by Toni Morrison
Literary fiction. 167 pp.
A powerful tragedy distilled into a jewel of a masterpiece by the Nobel Prize–winning author of Beloved and, almost like a prelude to that story, set two centuries earlier.
In the 1680s the slave trade was still in its infancy. In the Americas, virulent religious and class divisions, prejudice and oppression were rife, providing the fertile soil in which slavery and race hatred were planted and took root.
Jacob is an Anglo-Dutch trader and adventurer, with a small holding in the harsh north. Despite his distaste for dealing in "flesh," he takes a small slave girl in part payment for a bad debt from a plantation owner in Catholic Maryland. This is Florens, "with the hands of a slave and the feet of a Portuguese lady." Florens looks for love, first from Lina, an older servant woman at her new master's house, but later from a handsome blacksmith, an African, never enslaved.
There are other voices: Lina, whose tribe was decimated by smallpox; their mistress, Rebekka, herself a victim of religious intolerance back in England; Sorrow, a strange girl who's spent her early years at sea; and finally the devastating voice of Florens' mother. These are all men and women inventing themselves in the wilderness.
A Mercy reveals what lies beneath the surface of slavery. But at its heart it is the ambivalent, disturbing story of a mother who casts off her daughter in order to save her, and of a daughter who may never exorcise that abandonment.
Acts of mercy may have unforeseen consequences.
It should not take three weeks to read a 165-page book.
I picked this book up because I heard Morrison on the Diane Reams show (which Dec tells me is being rebroadcast today). It sounded interesting to me, and because I'd never read any Morrison before, I thought I'd give it a go. To say I didn't like it would be somewhat of an understatement. Truth be told, the only reason I finished it when I did was because I wanted desperately to finish seventy books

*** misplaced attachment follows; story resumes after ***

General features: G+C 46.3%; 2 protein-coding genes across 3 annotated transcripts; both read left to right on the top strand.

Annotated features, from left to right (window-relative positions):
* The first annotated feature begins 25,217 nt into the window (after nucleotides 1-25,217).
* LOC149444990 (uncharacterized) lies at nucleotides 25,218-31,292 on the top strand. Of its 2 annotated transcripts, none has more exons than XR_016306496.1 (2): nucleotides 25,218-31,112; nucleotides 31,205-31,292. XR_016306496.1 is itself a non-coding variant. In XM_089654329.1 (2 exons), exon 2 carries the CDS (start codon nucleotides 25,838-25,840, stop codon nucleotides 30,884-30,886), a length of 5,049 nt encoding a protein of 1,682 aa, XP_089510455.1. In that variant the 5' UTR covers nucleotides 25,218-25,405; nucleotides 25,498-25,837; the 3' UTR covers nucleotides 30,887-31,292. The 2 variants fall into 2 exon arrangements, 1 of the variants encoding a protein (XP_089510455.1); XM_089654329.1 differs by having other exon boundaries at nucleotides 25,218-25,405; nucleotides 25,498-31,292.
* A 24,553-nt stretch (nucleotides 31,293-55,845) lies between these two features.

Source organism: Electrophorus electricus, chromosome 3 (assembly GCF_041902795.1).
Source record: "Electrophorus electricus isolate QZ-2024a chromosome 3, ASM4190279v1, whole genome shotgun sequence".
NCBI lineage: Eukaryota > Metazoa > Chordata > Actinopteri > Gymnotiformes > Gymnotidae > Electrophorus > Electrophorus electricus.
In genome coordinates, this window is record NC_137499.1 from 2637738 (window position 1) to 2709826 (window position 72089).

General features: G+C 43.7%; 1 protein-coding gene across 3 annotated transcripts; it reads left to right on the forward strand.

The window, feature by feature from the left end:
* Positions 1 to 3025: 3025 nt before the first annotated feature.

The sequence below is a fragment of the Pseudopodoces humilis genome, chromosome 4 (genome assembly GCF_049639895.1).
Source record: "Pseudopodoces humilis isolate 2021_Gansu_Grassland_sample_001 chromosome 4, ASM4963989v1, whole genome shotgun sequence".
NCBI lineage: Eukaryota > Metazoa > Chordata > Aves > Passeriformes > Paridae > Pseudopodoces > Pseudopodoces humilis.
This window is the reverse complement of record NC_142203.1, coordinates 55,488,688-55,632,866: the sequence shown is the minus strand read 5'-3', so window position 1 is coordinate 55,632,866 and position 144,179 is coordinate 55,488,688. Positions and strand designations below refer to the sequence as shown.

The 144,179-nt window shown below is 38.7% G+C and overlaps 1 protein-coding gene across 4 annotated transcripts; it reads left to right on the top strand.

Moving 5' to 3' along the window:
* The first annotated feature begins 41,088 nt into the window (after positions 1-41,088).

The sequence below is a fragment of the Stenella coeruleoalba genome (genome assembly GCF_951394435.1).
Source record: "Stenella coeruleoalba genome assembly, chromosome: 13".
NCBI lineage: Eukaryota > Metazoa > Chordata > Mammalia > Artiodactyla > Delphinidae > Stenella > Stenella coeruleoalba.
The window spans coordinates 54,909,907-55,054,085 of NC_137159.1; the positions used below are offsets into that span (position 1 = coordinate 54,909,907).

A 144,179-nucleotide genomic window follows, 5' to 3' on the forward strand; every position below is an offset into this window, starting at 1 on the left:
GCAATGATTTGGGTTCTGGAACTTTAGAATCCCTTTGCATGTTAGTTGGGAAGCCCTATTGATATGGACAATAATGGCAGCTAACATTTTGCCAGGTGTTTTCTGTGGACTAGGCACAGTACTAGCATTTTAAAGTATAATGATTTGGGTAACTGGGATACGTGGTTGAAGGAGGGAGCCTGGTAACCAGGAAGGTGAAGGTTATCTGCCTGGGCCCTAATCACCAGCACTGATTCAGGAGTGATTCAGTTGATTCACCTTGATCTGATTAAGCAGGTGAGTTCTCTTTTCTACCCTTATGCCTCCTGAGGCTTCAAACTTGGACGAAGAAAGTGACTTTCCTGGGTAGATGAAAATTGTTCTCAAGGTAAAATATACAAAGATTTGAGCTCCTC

Here's the deal. It is superbly crafted. Morrison knows how to put words together and create beautiful images. Case in point:
Reverend Father is the only kind man I ever see. When I arrive here I believe it is the place he warns against. The freezing in hell that comes before the everlasting fire where sinners bubble and singe forever. But the ice comes first, he says. And when I see knives of it hanging from the houses and trees and feel the white air burn my face I am certain the fire is coming.Exquisite language throughout. The use of multiple narrators is executed with absolute precision and mastery. I still didn't like it.
For all of Morrison's grandiose mastery of her craft, I think that she failed to instill a soul in this novel. And so there was little to pull me forward and through the novel, little to help me engage emotionally with the snapshots of characters portrayed. I guess that's my beef with literary fiction in general—why should I waste my time reading an author who is writing for the sake of writing? Now, this is not what other readers and reviewers of Morrison will tell you in their effusive praise of her work. A few are linked below. So if you like this kind of thing, you're going to love A Mercy.
As a note, on Goodreads I gave it two stars. My actual like of the book would have merited one star. However, it's craft merits five stars. So I compromised at two.
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